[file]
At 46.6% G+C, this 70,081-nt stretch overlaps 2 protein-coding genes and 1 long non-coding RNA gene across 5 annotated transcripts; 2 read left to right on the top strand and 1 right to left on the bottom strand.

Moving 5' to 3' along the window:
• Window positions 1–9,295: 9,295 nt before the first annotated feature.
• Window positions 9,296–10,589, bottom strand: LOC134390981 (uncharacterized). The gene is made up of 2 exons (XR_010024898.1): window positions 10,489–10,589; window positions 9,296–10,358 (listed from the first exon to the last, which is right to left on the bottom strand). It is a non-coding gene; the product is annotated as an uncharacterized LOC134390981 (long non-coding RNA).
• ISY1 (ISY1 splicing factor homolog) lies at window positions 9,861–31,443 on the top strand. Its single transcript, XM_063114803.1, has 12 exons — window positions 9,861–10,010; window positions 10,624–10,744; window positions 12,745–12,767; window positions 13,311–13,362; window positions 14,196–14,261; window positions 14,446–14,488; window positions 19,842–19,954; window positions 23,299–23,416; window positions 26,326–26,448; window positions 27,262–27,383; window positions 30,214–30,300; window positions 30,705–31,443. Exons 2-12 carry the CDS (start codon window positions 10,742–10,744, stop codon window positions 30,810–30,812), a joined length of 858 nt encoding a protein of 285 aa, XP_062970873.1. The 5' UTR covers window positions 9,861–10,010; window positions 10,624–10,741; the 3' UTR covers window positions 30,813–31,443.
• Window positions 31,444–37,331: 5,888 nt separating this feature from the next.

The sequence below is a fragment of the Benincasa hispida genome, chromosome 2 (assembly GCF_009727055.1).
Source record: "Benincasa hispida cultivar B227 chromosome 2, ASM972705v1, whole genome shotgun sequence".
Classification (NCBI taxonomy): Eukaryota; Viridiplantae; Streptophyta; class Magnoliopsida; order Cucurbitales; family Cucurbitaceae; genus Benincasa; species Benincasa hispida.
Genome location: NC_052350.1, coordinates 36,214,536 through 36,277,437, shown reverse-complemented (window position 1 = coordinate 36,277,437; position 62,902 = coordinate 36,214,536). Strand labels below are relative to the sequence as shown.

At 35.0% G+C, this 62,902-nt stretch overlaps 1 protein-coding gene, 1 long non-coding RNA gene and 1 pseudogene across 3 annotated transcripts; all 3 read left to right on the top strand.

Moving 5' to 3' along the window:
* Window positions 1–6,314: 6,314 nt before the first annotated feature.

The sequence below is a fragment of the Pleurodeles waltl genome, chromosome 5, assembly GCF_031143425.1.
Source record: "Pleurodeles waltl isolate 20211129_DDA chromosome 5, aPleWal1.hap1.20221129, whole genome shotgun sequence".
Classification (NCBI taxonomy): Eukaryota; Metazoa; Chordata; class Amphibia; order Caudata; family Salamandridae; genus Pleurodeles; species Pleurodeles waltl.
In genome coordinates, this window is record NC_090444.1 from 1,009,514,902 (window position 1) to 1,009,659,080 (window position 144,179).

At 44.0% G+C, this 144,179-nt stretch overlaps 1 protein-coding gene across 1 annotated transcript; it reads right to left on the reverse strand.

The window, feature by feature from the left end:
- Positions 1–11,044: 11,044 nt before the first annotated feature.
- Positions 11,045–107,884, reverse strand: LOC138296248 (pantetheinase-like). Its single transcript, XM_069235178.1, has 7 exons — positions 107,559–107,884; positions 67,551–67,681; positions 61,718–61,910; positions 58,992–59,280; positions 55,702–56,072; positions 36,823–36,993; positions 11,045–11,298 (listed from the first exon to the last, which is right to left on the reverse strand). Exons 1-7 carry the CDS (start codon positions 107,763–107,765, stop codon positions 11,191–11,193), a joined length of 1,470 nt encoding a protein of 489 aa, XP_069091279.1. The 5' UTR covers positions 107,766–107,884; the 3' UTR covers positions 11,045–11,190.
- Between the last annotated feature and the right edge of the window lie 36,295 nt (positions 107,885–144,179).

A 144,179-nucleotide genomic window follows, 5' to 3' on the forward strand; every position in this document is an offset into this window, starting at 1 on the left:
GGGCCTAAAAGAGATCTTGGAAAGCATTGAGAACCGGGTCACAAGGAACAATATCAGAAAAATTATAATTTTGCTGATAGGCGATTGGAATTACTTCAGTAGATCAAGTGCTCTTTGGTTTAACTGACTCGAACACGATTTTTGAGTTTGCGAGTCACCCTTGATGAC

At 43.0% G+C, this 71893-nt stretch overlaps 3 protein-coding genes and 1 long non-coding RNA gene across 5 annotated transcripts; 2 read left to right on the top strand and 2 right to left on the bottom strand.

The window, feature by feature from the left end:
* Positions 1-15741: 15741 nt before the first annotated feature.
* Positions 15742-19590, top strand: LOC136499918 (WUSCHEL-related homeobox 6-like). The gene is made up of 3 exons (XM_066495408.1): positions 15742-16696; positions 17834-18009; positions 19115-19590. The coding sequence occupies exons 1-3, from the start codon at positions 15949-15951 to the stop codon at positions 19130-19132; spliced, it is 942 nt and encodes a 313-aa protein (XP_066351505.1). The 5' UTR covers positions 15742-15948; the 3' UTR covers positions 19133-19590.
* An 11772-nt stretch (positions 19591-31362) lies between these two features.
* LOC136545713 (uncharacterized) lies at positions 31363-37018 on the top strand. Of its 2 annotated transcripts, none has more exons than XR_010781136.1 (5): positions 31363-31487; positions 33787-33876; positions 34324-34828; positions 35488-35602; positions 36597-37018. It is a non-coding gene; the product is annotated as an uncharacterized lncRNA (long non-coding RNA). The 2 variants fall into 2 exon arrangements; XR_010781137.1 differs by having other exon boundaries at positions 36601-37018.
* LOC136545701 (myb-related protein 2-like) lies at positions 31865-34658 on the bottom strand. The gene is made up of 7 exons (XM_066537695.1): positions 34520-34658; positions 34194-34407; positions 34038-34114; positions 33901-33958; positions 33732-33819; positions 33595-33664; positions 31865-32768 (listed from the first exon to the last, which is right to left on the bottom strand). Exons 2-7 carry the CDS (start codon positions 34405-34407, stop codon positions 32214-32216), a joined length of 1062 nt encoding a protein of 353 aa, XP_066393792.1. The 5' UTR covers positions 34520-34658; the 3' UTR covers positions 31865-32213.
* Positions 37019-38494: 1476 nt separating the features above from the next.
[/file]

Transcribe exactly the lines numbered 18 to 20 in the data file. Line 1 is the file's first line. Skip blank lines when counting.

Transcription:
At 44.0% G+C, this 144,179-nt stretch overlaps 1 protein-coding gene across 1 annotated transcript; it reads right to left on the reverse strand.

The window, feature by feature from the left end:
- Positions 1–11,044: 11,044 nt before the first annotated feature.